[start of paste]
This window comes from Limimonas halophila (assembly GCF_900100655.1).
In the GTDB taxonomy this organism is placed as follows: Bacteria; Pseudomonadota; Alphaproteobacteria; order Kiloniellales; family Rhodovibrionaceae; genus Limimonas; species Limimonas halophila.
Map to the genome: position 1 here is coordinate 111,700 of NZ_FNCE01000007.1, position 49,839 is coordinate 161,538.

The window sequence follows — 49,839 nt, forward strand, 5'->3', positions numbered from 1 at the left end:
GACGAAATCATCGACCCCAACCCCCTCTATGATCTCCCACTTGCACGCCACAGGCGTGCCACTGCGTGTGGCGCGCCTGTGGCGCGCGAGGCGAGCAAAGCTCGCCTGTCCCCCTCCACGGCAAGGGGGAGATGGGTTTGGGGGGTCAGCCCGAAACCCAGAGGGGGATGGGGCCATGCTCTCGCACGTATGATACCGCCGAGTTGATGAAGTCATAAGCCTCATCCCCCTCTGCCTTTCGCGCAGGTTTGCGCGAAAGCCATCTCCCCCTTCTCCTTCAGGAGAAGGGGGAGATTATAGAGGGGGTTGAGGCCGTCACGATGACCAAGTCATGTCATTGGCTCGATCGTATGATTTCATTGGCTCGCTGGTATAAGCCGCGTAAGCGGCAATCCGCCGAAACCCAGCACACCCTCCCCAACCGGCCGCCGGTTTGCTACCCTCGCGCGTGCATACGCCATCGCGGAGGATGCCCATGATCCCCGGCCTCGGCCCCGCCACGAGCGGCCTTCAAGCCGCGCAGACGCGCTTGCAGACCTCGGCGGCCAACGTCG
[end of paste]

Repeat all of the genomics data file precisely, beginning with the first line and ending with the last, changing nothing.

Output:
This window comes from Limimonas halophila (assembly GCF_900100655.1).
In the GTDB taxonomy this organism is placed as follows: Bacteria; Pseudomonadota; Alphaproteobacteria; order Kiloniellales; family Rhodovibrionaceae; genus Limimonas; species Limimonas halophila.
Map to the genome: position 1 here is coordinate 111,700 of NZ_FNCE01000007.1, position 49,839 is coordinate 161,538.

The window sequence follows — 49,839 nt, forward strand, 5'->3', positions numbered from 1 at the left end:
GACGAAATCATCGACCCCAACCCCCTCTATGATCTCCCACTTGCACGCCACAGGCGTGCCACTGCGTGTGGCGCGCCTGTGGCGCGCGAGGCGAGCAAAGCTCGCCTGTCCCCCTCCACGGCAAGGGGGAGATGGGTTTGGGGGGTCAGCCCGAAACCCAGAGGGGGATGGGGCCATGCTCTCGCACGTATGATACCGCCGAGTTGATGAAGTCATAAGCCTCATCCCCCTCTGCCTTTCGCGCAGGTTTGCGCGAAAGCCATCTCCCCCTTCTCCTTCAGGAGAAGGGGGAGATTATAGAGGGGGTTGAGGCCGTCACGATGACCAAGTCATGTCATTGGCTCGATCGTATGATTTCATTGGCTCGCTGGTATAAGCCGCGTAAGCGGCAATCCGCCGAAACCCAGCACACCCTCCCCAACCGGCCGCCGGTTTGCTACCCTCGCGCGTGCATACGCCATCGCGGAGGATGCCCATGATCCCCGGCCTCGGCCCCGCCACGAGCGGCCTTCAAGCCGCGCAGACGCGCTTGCAGACCTCGGCGGCCAACGTCG